I’ll never forget the day when my first-grade student walked into music class complaining about how boring classical music was. I rapidly made a change in my lesson plan, and told the students to put on their “imagination caps.” I told them I was going to play music for them that had a story to it, and they needed to figure out what that story was. I hit play on some of that “boring” stuff and paid extra attention to my young friend. Within 15 seconds, his face was aglow with excitement, and he couldn’t bring himself to sit still. When the two-minute clip was over, his hand shot up and he told me the most fantastical story of a daring rescue that I had ever heard.
When everyone finished sharing, I asked what type of music that was, and everyone chimed in with “Fun!” I responded with: “But classical music is boring!” Needless to say, they disagreed, and I never again heard that sentence from any of those students in the four years I taught them. In fact, they often begged for more “imagination cap” classes.
In my classroom, I have a listening station which consists of a small CD/MP3 player and five sets of child-safe headphones plugged into a splitter. I also have a small shelf with paper and a basket with markers and pencils. While some students are working on their skills with particular instruments, others can be listening to music and creating “listening maps” as we call them. Students are told that the music they are listening to describes a journey, and they are encouraged to illustrate that journey with a map. For example, if the music portrays someone walking through a forest, they will draw a road with trees on the way. As the music changes, the landscape changes until the final destination is reached. This is an excellent and easy way to keep the students engaged in their listening.
In all of my years of teaching, I have not yet met a student who doesn’t enjoy a good story. There are many compositions that are written in story form for children to listen to, and learn about sounds, instruments, or even theories. Two of my favorites are “Peter and the Wolf,” by Sergei Prokofiev, and “The Young Person’s Guide to the Orchestra,” by Benjamin Britten.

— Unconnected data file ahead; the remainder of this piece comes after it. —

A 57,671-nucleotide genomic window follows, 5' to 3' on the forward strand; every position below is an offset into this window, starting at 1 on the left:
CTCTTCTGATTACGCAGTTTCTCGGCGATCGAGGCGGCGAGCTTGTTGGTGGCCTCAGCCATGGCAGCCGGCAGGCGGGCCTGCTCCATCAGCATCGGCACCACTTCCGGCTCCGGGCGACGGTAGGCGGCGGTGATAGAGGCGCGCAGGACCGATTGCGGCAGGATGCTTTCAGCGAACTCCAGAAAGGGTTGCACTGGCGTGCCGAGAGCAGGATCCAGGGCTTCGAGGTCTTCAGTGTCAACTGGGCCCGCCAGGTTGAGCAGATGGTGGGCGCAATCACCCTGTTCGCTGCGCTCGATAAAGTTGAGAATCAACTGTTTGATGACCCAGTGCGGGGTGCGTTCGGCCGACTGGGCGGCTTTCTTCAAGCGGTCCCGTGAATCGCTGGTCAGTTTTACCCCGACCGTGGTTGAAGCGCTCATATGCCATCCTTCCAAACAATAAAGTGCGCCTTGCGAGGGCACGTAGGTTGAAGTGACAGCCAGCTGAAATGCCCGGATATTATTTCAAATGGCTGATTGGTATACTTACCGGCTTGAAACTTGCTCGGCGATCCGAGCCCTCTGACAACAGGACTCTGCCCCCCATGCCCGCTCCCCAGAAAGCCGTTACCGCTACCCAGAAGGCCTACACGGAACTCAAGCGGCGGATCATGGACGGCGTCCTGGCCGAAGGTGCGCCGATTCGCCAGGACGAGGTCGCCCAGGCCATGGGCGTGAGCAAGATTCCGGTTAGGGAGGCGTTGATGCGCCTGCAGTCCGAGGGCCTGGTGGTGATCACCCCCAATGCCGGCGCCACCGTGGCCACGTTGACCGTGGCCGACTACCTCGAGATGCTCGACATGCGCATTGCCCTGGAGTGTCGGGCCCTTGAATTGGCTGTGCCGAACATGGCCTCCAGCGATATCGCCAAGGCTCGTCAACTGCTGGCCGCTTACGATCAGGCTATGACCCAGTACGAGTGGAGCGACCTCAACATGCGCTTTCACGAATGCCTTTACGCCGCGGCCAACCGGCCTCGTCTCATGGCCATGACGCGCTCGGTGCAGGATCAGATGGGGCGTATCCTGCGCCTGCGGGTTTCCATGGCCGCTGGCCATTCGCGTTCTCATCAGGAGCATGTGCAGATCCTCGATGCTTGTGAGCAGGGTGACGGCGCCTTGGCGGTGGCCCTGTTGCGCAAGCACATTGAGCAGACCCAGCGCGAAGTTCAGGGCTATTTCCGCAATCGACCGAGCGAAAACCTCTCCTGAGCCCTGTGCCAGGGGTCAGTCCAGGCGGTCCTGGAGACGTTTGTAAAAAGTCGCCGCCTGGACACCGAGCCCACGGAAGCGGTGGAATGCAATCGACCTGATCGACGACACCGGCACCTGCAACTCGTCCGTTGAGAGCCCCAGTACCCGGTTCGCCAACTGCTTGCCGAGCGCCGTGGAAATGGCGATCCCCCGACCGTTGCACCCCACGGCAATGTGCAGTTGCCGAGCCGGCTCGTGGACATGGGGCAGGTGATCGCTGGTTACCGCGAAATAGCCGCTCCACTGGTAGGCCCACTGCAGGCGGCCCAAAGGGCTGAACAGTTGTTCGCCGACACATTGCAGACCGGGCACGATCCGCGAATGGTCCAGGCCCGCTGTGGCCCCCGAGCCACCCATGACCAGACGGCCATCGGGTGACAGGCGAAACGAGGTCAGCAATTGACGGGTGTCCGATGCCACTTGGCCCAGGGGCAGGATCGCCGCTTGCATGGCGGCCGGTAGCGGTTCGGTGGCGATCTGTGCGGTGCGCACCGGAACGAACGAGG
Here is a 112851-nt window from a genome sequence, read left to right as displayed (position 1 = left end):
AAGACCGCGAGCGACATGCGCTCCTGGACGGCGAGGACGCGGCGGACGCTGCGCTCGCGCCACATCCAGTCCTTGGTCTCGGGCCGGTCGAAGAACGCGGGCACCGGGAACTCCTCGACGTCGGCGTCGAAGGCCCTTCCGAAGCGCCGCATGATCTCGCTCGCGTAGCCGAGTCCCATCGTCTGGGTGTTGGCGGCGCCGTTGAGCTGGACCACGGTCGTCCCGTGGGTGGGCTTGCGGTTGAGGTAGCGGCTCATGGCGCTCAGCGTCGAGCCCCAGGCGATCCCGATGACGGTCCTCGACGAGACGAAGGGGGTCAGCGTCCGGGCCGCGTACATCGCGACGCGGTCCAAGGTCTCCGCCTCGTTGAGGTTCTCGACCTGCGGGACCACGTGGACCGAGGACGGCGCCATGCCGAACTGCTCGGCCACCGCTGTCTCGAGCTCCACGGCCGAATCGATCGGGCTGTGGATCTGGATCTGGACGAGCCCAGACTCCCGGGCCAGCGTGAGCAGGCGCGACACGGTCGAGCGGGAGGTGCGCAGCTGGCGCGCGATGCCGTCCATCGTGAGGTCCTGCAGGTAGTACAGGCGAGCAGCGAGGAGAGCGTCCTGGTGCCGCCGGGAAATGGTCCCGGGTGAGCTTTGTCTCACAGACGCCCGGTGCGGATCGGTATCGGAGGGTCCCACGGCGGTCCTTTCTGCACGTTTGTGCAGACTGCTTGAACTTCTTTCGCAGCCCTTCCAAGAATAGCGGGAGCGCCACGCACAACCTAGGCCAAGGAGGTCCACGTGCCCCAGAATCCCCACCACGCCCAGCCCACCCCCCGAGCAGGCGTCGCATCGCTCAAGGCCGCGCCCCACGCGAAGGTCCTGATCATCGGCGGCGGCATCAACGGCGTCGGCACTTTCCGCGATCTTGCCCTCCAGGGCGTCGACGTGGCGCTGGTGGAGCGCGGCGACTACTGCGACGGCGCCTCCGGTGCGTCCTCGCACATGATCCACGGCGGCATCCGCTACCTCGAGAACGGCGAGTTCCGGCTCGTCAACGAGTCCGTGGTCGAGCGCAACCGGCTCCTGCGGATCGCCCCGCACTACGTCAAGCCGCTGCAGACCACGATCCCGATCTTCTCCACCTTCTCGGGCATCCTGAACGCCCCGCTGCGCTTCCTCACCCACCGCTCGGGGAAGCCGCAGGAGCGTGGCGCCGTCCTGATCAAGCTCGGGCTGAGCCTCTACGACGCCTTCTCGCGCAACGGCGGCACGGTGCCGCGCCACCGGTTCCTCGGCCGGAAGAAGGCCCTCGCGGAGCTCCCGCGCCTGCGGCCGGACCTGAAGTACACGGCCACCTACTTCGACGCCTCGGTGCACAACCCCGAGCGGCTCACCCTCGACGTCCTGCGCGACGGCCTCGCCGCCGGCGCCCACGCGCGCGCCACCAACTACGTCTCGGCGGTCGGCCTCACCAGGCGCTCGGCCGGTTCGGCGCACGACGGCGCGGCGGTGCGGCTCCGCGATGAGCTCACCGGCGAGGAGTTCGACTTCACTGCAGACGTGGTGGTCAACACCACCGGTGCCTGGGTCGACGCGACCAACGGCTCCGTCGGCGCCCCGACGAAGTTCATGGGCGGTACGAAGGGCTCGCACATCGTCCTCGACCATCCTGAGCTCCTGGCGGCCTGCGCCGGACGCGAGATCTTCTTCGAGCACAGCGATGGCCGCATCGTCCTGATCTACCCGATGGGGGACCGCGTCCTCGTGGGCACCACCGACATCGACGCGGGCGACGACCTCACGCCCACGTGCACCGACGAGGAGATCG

There are, of course, many apps and countless websites available to help with teaching music, but I have found that what my students connect the most meaning with is their own personal experiences with music. If you have the chance to take them to a concert, they will always remember it, but the next best option is to bring the concert hall to the classroom. The more students listen to music, and find themselves engaged in creating and connecting meaning with what they are hearing, the more freely they are able to express and communicate with others they contact.
Music is all around us and is constantly filling our minds. What makes it so incredibly powerful? We may not fully understand this until heaven, but while we’re here, we can seek to understand it better and pass this knowledge on to our students. Some schools are blessed to have the budget to hire part-time or full-time music teachers. Other schools have their teachers teach music within their classrooms. In any of these cases, it’s possible to give students an experience with music that will not only enrich their lives but bring them to a deeper understanding of their Creator, so that they can have a closer walk with Him. This has been the premise of my music classroom for the past ten years. What an amazing gift God has given us with this ability to express emotion and beauty, and what a privilege we have to be able to teach this subject to His precious children!
- Uplifting the Sacred Art of Music in the Classroom - May 13, 2019